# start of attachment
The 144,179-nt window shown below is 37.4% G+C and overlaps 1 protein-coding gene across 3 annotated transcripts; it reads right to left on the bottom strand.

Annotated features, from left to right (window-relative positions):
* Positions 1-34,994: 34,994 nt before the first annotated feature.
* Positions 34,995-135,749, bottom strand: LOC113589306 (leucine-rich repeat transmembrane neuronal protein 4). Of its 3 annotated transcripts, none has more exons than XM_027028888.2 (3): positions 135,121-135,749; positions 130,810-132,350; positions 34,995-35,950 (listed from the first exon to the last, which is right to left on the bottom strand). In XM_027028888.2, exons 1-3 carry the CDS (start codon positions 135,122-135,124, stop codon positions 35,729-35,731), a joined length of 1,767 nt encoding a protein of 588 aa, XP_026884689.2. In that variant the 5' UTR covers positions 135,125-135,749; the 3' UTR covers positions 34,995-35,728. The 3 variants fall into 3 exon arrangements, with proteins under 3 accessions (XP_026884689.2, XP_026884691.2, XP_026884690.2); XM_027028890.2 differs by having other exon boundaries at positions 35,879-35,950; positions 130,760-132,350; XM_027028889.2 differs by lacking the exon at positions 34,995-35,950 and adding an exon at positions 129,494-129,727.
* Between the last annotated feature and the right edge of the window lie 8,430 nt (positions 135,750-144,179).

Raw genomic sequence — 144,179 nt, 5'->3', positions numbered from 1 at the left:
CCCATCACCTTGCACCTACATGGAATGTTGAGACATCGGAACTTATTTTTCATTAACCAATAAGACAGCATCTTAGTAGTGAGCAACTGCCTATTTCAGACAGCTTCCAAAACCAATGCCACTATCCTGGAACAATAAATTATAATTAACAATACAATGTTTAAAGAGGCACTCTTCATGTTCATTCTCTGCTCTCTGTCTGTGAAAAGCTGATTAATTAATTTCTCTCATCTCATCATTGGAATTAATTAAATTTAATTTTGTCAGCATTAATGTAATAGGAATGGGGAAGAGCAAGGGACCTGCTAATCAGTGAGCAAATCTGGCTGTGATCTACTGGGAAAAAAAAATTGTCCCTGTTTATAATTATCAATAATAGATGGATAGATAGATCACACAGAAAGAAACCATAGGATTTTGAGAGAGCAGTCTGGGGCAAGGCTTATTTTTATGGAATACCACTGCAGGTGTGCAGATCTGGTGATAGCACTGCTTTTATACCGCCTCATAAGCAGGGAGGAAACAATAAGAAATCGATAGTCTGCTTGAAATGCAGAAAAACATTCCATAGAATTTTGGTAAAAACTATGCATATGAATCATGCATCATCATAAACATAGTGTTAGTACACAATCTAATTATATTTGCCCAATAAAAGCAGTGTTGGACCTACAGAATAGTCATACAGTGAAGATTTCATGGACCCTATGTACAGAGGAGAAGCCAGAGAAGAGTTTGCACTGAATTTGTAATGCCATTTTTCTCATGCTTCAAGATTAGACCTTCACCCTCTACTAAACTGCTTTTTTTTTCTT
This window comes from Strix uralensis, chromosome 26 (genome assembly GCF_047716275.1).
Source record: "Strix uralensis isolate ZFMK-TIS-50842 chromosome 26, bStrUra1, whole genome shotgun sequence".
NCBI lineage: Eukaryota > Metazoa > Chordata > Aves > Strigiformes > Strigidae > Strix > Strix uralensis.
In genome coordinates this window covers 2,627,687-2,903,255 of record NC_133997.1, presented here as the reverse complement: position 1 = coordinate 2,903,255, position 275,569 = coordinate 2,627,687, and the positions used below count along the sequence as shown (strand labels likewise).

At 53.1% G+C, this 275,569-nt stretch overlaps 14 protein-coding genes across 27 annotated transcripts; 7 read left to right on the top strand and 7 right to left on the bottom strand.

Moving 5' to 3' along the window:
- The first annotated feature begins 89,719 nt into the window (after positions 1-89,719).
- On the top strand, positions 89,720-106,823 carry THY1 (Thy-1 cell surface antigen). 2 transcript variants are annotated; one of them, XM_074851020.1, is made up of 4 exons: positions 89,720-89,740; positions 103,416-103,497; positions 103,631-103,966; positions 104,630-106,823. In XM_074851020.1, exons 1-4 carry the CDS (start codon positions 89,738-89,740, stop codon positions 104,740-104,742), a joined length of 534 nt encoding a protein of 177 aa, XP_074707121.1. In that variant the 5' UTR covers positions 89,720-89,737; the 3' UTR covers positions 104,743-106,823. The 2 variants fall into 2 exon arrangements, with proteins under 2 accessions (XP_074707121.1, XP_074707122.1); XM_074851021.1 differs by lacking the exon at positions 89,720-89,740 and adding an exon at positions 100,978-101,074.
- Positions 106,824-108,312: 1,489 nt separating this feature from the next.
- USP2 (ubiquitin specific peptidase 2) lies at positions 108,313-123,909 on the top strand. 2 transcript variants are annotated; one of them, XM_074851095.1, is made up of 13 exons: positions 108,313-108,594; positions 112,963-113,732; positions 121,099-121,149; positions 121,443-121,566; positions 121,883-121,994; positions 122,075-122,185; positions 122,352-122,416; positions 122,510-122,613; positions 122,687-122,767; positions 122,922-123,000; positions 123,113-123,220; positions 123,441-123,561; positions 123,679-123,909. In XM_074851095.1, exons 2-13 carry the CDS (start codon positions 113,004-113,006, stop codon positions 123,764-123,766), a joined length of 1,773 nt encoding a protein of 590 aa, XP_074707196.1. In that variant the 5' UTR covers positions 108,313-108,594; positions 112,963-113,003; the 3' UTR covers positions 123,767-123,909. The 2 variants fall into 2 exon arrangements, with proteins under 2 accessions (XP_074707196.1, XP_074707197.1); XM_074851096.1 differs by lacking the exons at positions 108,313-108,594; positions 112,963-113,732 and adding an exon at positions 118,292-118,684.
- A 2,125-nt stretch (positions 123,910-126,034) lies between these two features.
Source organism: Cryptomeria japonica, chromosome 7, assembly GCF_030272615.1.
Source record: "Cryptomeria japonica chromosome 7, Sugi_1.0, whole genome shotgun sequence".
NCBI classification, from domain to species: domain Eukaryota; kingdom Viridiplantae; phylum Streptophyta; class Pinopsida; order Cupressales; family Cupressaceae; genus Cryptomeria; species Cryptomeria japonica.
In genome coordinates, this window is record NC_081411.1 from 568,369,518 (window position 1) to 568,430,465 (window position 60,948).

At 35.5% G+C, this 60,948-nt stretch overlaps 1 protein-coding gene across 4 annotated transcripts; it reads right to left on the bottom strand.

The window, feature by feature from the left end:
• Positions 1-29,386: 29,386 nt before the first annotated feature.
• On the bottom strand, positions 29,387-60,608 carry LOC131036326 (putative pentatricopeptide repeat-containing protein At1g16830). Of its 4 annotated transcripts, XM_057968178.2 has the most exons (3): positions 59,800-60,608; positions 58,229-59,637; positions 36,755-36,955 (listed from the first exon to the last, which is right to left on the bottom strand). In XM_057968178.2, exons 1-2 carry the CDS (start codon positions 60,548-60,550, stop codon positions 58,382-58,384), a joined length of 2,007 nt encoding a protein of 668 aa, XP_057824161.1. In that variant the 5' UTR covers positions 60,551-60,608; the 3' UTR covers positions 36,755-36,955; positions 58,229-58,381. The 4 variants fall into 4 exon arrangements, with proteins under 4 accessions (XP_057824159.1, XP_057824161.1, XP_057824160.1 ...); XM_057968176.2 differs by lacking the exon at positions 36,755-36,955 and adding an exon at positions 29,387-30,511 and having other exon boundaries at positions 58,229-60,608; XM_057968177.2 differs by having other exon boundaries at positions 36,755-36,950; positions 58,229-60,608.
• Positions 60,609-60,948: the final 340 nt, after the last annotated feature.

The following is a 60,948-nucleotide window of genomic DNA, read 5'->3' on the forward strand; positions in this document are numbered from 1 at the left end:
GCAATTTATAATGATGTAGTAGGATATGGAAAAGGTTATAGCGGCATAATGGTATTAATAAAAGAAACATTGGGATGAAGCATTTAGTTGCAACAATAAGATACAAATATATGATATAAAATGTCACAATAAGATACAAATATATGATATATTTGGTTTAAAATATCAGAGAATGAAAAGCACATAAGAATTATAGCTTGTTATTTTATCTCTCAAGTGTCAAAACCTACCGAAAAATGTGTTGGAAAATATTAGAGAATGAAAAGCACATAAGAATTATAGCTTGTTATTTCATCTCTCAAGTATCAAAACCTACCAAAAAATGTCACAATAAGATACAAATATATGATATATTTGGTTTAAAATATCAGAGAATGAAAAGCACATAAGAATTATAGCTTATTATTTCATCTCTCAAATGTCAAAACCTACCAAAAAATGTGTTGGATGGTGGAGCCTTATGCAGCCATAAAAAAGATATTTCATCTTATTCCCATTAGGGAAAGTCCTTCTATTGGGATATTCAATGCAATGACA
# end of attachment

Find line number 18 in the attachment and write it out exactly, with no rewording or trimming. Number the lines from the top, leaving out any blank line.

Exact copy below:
- A 2,125-nt stretch (positions 123,910-126,034) lies between these two features.